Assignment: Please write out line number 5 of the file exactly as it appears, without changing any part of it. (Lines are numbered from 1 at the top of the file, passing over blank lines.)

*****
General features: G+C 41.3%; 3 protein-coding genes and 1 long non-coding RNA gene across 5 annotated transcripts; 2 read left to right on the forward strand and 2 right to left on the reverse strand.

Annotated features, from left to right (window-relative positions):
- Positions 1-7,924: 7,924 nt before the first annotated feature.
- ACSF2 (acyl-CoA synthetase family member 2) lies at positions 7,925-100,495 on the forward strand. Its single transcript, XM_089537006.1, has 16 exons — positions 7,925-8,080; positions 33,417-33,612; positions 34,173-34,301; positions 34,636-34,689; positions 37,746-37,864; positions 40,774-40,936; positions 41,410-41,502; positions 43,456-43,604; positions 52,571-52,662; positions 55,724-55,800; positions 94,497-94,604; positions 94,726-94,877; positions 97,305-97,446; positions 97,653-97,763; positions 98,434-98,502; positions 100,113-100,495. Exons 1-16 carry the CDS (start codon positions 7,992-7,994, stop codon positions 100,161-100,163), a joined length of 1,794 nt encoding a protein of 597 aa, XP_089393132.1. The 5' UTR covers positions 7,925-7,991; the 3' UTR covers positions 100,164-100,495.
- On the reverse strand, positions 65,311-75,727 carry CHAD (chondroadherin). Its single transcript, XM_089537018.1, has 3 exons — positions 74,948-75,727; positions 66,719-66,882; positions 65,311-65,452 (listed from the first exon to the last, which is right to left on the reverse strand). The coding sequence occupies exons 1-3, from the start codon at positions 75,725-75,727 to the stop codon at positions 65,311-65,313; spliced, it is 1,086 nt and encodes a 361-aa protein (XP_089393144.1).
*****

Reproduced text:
- On the reverse strand, positions 65,311-75,727 carry CHAD (chondroadherin). Its single transcript, XM_089537018.1, has 3 exons — positions 74,948-75,727; positions 66,719-66,882; positions 65,311-65,452 (listed from the first exon to the last, which is right to left on the reverse strand). The coding sequence occupies exons 1-3, from the start codon at positions 75,725-75,727 to the stop codon at positions 65,311-65,313; spliced, it is 1,086 nt and encodes a 361-aa protein (XP_089393144.1).